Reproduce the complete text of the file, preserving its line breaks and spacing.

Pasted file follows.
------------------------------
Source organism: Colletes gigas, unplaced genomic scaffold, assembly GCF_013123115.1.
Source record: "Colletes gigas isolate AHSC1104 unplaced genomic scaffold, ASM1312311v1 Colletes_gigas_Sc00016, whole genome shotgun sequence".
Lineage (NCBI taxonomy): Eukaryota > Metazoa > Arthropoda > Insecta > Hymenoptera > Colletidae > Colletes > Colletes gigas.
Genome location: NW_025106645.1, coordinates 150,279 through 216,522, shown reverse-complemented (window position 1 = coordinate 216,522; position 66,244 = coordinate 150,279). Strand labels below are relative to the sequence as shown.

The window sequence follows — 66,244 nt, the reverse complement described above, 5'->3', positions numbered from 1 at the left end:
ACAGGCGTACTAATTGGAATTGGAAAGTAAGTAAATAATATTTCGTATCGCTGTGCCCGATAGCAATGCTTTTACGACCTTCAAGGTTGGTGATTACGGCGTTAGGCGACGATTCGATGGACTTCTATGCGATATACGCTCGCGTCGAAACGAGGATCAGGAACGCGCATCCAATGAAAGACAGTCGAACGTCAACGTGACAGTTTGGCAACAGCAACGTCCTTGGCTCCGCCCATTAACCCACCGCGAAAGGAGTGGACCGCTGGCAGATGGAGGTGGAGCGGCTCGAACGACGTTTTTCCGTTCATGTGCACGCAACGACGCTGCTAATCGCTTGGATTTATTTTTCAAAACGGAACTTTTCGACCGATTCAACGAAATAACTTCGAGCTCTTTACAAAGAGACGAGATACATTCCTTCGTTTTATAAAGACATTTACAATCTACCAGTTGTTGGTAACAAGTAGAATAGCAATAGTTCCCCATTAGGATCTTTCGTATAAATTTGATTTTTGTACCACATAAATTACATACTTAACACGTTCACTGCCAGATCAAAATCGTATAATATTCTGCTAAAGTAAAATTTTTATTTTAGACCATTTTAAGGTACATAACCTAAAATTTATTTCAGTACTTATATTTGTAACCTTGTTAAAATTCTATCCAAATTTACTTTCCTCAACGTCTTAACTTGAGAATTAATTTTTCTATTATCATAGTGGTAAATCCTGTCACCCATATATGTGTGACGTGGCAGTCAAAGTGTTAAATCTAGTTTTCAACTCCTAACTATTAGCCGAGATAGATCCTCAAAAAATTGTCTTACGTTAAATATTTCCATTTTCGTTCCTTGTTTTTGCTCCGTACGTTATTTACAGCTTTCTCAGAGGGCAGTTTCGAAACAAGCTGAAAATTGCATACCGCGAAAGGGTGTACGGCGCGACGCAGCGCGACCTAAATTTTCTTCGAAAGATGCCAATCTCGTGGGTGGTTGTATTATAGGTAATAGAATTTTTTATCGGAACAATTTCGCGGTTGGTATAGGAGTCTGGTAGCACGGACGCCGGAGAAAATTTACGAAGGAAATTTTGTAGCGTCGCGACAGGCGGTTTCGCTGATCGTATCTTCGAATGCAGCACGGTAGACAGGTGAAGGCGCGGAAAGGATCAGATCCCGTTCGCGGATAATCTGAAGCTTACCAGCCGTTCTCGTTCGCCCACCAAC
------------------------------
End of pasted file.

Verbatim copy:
Source organism: Colletes gigas, unplaced genomic scaffold, assembly GCF_013123115.1.
Source record: "Colletes gigas isolate AHSC1104 unplaced genomic scaffold, ASM1312311v1 Colletes_gigas_Sc00016, whole genome shotgun sequence".
Lineage (NCBI taxonomy): Eukaryota > Metazoa > Arthropoda > Insecta > Hymenoptera > Colletidae > Colletes > Colletes gigas.
Genome location: NW_025106645.1, coordinates 150,279 through 216,522, shown reverse-complemented (window position 1 = coordinate 216,522; position 66,244 = coordinate 150,279). Strand labels below are relative to the sequence as shown.

The window sequence follows — 66,244 nt, the reverse complement described above, 5'->3', positions numbered from 1 at the left end:
ACAGGCGTACTAATTGGAATTGGAAAGTAAGTAAATAATATTTCGTATCGCTGTGCCCGATAGCAATGCTTTTACGACCTTCAAGGTTGGTGATTACGGCGTTAGGCGACGATTCGATGGACTTCTATGCGATATACGCTCGCGTCGAAACGAGGATCAGGAACGCGCATCCAATGAAAGACAGTCGAACGTCAACGTGACAGTTTGGCAACAGCAACGTCCTTGGCTCCGCCCATTAACCCACCGCGAAAGGAGTGGACCGCTGGCAGATGGAGGTGGAGCGGCTCGAACGACGTTTTTCCGTTCATGTGCACGCAACGACGCTGCTAATCGCTTGGATTTATTTTTCAAAACGGAACTTTTCGACCGATTCAACGAAATAACTTCGAGCTCTTTACAAAGAGACGAGATACATTCCTTCGTTTTATAAAGACATTTACAATCTACCAGTTGTTGGTAACAAGTAGAATAGCAATAGTTCCCCATTAGGATCTTTCGTATAAATTTGATTTTTGTACCACATAAATTACATACTTAACACGTTCACTGCCAGATCAAAATCGTATAATATTCTGCTAAAGTAAAATTTTTATTTTAGACCATTTTAAGGTACATAACCTAAAATTTATTTCAGTACTTATATTTGTAACCTTGTTAAAATTCTATCCAAATTTACTTTCCTCAACGTCTTAACTTGAGAATTAATTTTTCTATTATCATAGTGGTAAATCCTGTCACCCATATATGTGTGACGTGGCAGTCAAAGTGTTAAATCTAGTTTTCAACTCCTAACTATTAGCCGAGATAGATCCTCAAAAAATTGTCTTACGTTAAATATTTCCATTTTCGTTCCTTGTTTTTGCTCCGTACGTTATTTACAGCTTTCTCAGAGGGCAGTTTCGAAACAAGCTGAAAATTGCATACCGCGAAAGGGTGTACGGCGCGACGCAGCGCGACCTAAATTTTCTTCGAAAGATGCCAATCTCGTGGGTGGTTGTATTATAGGTAATAGAATTTTTTATCGGAACAATTTCGCGGTTGGTATAGGAGTCTGGTAGCACGGACGCCGGAGAAAATTTACGAAGGAAATTTTGTAGCGTCGCGACAGGCGGTTTCGCTGATCGTATCTTCGAATGCAGCACGGTAGACAGGTGAAGGCGCGGAAAGGATCAGATCCCGTTCGCGGATAATCTGAAGCTTACCAGCCGTTCTCGTTCGCCCACCAAC